File:Thyng1914 fig01.jpg

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Fig. 1. External features of Embryo HEC839

The external features of this embryo are seen in profile view in text figure 1, a reproduction of figure 104 in Minot's (1910) "Laboratory text-book of embryology," also in part in plates 3 and 5. The neck-bend is approximately a right angle; the cephalic flexure is also very nearly a right angled bend, so that the oral aperture is in close proximity to the cardiac region. The dorsal flexure has disappeared almost entirely, only a slight elevation persisting to mark its earlier position. Above this elevation there is a shallow depression, said to disappear in the course of development.


A distinct groove, extending transversely l)etween the medial angles of the developing eyes, separates the forehead from the root of the nose. The maxillary process of either side has joined the adjacent lateral and median nasal processes, obliterating the naso-optic grooves. The nares are open, but separated by a rather low, broad sei)tum. A triangular space still intervenes between the globular processes so that the median region of the upper lip is not well differentiated. The median groove between the ventral ends of the mandibular arches has been obliterated, but differentiation between the chin and lip regions has not occurred. The line of fusion between the first and second branchial arches is marked ventrally by a transverse groove, dorsal to which is seen the fossa conchae. The grooves between the other branchial arches have disappeared. 'A reproduction of figure 104, page 153 of "Laboratory Textbook of Embryology," Charles Sedgwick Minot, edition of 1910, published by P. Blakiston's Son and Company, Pliiladclpliia. The limb buds extend nearly perpendicularly to the longitudinal axis of the body. The upper project slightly beyond the ventral border of the body, and show a differentiation of arm, forearm, and clearly outlined digits. The latter protrude slightly beyond the border of the hand-plate. Upon the lower limb buds are slight indications of developing toes.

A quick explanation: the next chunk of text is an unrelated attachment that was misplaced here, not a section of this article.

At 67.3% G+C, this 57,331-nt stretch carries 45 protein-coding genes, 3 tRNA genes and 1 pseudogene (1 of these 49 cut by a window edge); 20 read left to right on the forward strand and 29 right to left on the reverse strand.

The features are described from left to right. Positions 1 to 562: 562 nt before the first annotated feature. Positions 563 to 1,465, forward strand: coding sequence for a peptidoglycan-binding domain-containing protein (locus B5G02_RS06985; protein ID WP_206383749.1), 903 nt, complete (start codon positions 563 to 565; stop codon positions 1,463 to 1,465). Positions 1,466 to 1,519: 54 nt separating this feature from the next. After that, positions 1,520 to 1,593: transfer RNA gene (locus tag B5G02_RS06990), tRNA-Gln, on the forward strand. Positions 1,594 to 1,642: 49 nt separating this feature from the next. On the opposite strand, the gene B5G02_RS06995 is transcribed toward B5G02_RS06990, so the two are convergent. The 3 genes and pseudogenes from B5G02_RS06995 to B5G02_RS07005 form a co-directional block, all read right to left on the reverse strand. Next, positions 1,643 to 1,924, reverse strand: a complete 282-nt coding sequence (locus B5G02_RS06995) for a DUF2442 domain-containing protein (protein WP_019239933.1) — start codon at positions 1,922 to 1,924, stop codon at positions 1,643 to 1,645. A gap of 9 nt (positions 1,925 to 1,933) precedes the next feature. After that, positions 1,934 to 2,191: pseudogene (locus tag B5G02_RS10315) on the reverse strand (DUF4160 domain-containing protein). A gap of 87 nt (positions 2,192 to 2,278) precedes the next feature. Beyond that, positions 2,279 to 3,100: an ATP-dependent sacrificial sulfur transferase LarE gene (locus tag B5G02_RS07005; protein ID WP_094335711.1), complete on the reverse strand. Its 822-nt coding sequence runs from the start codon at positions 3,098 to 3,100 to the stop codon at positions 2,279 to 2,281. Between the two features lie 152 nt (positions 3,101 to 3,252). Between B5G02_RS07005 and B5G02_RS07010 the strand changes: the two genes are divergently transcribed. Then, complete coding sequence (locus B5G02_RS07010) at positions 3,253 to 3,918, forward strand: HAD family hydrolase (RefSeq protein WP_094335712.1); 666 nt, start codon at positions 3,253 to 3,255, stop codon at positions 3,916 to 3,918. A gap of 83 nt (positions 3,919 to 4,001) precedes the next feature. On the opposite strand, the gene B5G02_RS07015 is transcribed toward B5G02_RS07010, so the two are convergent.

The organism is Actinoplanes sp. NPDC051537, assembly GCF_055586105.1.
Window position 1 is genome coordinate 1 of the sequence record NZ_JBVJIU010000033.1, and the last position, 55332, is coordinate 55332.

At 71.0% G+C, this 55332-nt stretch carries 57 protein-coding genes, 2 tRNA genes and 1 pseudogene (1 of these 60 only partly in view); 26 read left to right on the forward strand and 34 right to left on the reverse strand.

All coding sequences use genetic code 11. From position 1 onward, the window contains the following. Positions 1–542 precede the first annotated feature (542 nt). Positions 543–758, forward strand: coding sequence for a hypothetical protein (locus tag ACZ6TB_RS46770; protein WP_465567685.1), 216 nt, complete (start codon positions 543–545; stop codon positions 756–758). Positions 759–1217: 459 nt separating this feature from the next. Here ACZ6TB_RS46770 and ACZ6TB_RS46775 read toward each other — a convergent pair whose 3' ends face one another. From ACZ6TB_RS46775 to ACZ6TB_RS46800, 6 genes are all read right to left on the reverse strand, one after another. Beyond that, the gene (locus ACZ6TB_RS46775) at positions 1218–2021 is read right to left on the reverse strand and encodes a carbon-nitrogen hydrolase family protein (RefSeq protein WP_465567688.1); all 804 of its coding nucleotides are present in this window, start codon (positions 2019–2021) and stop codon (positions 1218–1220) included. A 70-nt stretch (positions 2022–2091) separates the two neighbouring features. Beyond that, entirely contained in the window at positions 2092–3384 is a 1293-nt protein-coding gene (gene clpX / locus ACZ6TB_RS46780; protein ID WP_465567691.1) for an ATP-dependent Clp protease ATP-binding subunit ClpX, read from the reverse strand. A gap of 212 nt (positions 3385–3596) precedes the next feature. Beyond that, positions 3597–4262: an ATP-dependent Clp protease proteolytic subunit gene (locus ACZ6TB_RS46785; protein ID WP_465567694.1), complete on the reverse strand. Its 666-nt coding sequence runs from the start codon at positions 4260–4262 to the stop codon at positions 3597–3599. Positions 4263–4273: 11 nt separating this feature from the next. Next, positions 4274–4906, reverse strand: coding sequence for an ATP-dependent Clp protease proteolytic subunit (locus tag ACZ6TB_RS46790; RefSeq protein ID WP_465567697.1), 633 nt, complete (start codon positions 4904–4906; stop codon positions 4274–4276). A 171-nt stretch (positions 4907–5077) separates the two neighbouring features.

Circular thickenings of the epidermis on the lateral body walls mark the developing mammae. In section these thickenings appear slightly convex on the surface, and project into the underlying mesenchyma. The umbilical cord as it leaves the body wall bends towards the right.


Embryo 17.8 mm Links: Fig 1 | Fig 2 | Plate 1a | Plate 1b | Plate 2a | Plate 2b | Plate 3a | Plate 3b | Plate 4a | Plate 4b | Plate 5a | Plate 5b | Plate 6 | Harvard Collection | Carnegie stage 19

Reference

Thyng FW. The anatomy of a 17.8 mm human embryo. (1914) Amer. J Anat. 17: 31-112.


Cite this page: Hill, M.A. (2024, April 21) Embryology Thyng1914 fig01.jpg. Retrieved from https://embryology.med.unsw.edu.au/embryology/index.php/File:Thyng1914_fig01.jpg

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© Dr Mark Hill 2024, UNSW Embryology ISBN: 978 0 7334 2609 4 - UNSW CRICOS Provider Code No. 00098G

Cite this page: Hill, M.A. (2024, April 21) Embryology Thyng1914 fig01.jpg. Retrieved from https://embryology.med.unsw.edu.au/embryology/index.php/File:Thyng1914_fig01.jpg

What Links Here?
© Dr Mark Hill 2024, UNSW Embryology ISBN: 978 0 7334 2609 4 - UNSW CRICOS Provider Code No. 00098G

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current10:08, 9 April 2014Thumbnail for version as of 10:08, 9 April 2014786 × 1,000 (140 KB)Z8600021 (talk | contribs)no legend
10:04, 9 April 2014Thumbnail for version as of 10:04, 9 April 20141,762 × 1,453 (249 KB)Z8600021 (talk | contribs)==Fig. 1== {{Thyng1914 figures}}

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